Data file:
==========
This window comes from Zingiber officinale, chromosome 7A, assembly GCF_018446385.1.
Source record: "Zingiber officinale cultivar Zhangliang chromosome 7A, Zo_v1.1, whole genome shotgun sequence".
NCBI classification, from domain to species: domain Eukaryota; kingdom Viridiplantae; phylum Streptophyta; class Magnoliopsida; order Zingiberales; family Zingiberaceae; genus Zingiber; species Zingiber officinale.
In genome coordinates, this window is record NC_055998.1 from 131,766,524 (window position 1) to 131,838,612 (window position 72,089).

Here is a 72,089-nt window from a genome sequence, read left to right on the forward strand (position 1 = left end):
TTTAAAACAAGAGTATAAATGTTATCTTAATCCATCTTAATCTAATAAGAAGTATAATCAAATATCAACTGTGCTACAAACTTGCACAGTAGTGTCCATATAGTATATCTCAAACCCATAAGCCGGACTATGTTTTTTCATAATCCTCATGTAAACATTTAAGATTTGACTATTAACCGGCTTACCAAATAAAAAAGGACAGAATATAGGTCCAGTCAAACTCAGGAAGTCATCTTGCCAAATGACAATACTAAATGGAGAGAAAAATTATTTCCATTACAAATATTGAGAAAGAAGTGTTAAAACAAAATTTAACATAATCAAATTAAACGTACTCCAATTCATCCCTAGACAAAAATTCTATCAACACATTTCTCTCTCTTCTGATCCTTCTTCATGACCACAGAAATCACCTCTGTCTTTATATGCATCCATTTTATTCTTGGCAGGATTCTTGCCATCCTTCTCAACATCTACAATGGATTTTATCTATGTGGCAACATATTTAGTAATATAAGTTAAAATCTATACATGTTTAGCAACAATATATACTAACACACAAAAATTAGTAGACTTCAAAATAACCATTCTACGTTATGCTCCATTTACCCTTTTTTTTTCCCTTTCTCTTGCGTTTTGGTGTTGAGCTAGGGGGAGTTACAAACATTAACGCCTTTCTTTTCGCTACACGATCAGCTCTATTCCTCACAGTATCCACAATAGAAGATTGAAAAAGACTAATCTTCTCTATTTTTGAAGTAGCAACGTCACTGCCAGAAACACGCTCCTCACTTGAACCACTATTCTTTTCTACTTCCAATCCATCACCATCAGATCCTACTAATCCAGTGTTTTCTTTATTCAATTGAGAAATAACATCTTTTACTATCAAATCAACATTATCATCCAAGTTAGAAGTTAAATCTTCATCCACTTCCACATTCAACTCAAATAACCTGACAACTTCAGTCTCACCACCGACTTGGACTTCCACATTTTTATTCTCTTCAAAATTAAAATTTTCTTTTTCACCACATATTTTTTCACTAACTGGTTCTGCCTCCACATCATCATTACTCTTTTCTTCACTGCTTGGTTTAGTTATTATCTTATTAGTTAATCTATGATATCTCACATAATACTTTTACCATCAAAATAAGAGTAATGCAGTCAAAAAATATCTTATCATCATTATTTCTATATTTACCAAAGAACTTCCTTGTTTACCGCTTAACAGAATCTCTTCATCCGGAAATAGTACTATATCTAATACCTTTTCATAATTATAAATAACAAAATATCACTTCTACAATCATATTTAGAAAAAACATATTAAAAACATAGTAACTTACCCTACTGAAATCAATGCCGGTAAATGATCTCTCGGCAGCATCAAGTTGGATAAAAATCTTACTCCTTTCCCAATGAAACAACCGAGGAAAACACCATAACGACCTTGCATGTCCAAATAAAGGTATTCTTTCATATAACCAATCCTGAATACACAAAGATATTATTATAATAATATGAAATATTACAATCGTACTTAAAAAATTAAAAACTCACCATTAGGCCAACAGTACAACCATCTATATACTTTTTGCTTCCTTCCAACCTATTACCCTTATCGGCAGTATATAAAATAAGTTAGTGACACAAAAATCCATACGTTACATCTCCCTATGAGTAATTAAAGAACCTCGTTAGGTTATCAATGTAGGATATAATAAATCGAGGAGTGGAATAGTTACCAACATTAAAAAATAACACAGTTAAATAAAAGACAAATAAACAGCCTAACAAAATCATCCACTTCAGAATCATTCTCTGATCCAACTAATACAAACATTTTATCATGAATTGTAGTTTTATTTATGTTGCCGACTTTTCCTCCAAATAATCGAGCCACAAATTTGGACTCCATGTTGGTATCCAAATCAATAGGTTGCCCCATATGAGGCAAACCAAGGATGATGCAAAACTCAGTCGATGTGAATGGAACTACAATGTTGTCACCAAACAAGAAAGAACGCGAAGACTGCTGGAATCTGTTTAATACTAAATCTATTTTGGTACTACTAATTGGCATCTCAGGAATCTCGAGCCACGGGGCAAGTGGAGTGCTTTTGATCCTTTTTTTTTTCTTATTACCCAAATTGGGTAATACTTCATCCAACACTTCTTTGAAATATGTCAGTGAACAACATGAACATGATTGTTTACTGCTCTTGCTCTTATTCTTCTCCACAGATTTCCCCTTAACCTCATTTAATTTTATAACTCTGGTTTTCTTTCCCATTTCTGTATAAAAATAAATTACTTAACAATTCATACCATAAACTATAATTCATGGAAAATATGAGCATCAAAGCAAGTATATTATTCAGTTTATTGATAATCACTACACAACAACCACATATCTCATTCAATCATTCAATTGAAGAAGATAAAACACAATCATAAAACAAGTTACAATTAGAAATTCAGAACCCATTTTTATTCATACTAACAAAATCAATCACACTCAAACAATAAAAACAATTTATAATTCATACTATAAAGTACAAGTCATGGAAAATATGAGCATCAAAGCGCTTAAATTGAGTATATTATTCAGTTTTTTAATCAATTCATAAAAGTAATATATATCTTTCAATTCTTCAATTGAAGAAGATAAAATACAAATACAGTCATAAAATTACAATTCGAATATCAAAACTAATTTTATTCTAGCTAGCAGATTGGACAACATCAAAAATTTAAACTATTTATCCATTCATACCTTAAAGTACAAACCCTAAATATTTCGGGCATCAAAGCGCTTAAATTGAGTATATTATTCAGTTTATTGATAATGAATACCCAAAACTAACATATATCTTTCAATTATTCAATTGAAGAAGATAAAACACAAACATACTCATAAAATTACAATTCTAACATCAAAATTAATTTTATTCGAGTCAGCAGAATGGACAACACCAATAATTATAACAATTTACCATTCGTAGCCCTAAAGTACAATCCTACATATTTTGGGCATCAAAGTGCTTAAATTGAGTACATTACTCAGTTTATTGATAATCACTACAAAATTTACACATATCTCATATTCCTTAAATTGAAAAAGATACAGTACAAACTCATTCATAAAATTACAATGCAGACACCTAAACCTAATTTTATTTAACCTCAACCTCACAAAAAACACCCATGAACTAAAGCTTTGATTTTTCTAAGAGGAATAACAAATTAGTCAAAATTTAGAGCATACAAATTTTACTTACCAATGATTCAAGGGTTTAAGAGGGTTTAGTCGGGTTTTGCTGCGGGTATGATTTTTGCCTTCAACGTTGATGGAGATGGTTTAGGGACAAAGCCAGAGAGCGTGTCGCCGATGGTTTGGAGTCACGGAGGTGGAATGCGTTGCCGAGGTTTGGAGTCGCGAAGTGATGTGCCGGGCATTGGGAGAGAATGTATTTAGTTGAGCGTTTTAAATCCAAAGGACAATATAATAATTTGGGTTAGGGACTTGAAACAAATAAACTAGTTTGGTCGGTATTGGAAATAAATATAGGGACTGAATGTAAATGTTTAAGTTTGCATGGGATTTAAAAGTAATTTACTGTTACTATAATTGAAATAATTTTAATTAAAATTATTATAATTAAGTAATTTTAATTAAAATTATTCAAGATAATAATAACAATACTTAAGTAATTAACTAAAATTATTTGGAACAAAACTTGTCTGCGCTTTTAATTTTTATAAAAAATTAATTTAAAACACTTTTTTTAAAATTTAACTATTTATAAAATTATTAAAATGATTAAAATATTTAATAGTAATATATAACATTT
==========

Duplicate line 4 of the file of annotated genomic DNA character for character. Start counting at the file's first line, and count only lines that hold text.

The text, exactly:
In genome coordinates, this window is record NC_055998.1 from 131,766,524 (window position 1) to 131,838,612 (window position 72,089).